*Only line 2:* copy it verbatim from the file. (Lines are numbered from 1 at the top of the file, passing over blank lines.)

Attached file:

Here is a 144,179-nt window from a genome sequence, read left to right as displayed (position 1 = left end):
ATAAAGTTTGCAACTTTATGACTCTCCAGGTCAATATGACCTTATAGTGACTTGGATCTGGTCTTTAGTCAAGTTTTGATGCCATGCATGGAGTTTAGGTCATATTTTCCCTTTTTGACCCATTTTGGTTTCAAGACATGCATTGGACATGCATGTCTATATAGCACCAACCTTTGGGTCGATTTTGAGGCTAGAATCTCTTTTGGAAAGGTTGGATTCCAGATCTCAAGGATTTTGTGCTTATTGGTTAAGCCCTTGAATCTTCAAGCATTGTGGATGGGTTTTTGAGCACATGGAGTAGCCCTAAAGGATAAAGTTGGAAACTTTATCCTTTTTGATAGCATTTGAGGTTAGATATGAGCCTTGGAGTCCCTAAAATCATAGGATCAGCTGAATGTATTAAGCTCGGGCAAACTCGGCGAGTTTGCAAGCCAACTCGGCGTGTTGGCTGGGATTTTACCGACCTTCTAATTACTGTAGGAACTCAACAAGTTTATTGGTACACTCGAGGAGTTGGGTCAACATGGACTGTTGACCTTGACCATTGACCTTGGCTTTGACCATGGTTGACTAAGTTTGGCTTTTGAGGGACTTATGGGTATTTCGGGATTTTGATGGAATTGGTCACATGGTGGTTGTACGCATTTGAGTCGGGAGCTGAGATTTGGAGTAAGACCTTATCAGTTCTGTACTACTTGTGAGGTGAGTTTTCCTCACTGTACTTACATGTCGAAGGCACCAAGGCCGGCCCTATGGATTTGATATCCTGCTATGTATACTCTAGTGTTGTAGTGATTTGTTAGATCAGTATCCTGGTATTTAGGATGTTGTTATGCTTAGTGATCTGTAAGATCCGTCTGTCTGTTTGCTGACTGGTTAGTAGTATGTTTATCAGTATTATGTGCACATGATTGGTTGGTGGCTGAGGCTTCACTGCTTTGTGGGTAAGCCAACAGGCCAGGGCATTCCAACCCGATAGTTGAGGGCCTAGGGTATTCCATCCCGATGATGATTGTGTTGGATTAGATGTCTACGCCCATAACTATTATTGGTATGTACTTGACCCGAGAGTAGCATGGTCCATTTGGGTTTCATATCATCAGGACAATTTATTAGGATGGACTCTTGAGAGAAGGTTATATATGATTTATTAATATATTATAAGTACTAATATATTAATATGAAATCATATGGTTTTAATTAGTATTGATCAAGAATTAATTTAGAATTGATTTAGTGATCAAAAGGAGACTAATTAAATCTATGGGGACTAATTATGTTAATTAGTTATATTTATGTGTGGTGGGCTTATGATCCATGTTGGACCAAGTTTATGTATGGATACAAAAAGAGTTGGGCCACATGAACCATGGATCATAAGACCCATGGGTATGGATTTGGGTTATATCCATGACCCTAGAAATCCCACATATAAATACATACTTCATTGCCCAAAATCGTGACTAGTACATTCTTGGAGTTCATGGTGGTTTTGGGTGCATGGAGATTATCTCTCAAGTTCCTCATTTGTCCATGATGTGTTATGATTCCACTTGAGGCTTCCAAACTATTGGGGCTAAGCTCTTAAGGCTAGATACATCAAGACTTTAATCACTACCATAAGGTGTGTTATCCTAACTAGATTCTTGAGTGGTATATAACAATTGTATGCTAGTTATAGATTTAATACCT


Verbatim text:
ATAAAGTTTGCAACTTTATGACTCTCCAGGTCAATATGACCTTATAGTGACTTGGATCTGGTCTTTAGTCAAGTTTTGATGCCATGCATGGAGTTTAGGTCATATTTTCCCTTTTTGACCCATTTTGGTTTCAAGACATGCATTGGACATGCATGTCTATATAGCACCAACCTTTGGGTCGATTTTGAGGCTAGAATCTCTTTTGGAAAGGTTGGATTCCAGATCTCAAGGATTTTGTGCTTATTGGTTAAGCCCTTGAATCTTCAAGCATTGTGGATGGGTTTTTGAGCACATGGAGTAGCCCTAAAGGATAAAGTTGGAAACTTTATCCTTTTTGATAGCATTTGAGGTTAGATATGAGCCTTGGAGTCCCTAAAATCATAGGATCAGCTGAATGTATTAAGCTCGGGCAAACTCGGCGAGTTTGCAAGCCAACTCGGCGTGTTGGCTGGGATTTTACCGACCTTCTAATTACTGTAGGAACTCAACAAGTTTATTGGTACACTCGAGGAGTTGGGTCAACATGGACTGTTGACCTTGACCATTGACCTTGGCTTTGACCATGGTTGACTAAGTTTGGCTTTTGAGGGACTTATGGGTATTTCGGGATTTTGATGGAATTGGTCACATGGTGGTTGTACGCATTTGAGTCGGGAGCTGAGATTTGGAGTAAGACCTTATCAGTTCTGTACTACTTGTGAGGTGAGTTTTCCTCACTGTACTTACATGTCGAAGGCACCAAGGCCGGCCCTATGGATTTGATATCCTGCTATGTATACTCTAGTGTTGTAGTGATTTGTTAGATCAGTATCCTGGTATTTAGGATGTTGTTATGCTTAGTGATCTGTAAGATCCGTCTGTCTGTTTGCTGACTGGTTAGTAGTATGTTTATCAGTATTATGTGCACATGATTGGTTGGTGGCTGAGGCTTCACTGCTTTGTGGGTAAGCCAACAGGCCAGGGCATTCCAACCCGATAGTTGAGGGCCTAGGGTATTCCATCCCGATGATGATTGTGTTGGATTAGATGTCTACGCCCATAACTATTATTGGTATGTACTTGACCCGAGAGTAGCATGGTCCATTTGGGTTTCATATCATCAGGACAATTTATTAGGATGGACTCTTGAGAGAAGGTTATATATGATTTATTAATATATTATAAGTACTAATATATTAATATGAAATCATATGGTTTTAATTAGTATTGATCAAGAATTAATTTAGAATTGATTTAGTGATCAAAAGGAGACTAATTAAATCTATGGGGACTAATTATGTTAATTAGTTATATTTATGTGTGGTGGGCTTATGATCCATGTTGGACCAAGTTTATGTATGGATACAAAAAGAGTTGGGCCACATGAACCATGGATCATAAGACCCATGGGTATGGATTTGGGTTATATCCATGACCCTAGAAATCCCACATATAAATACATACTTCATTGCCCAAAATCGTGACTAGTACATTCTTGGAGTTCATGGTGGTTTTGGGTGCATGGAGATTATCTCTCAAGTTCCTCATTTGTCCATGATGTGTTATGATTCCACTTGAGGCTTCCAAACTATTGGGGCTAAGCTCTTAAGGCTAGATACATCAAGACTTTAATCACTACCATAAGGTGTGTTATCCTAACTAGATTCTTGAGTGGTATATAACAATTGTATGCTAGTTATAGATTTAATACCT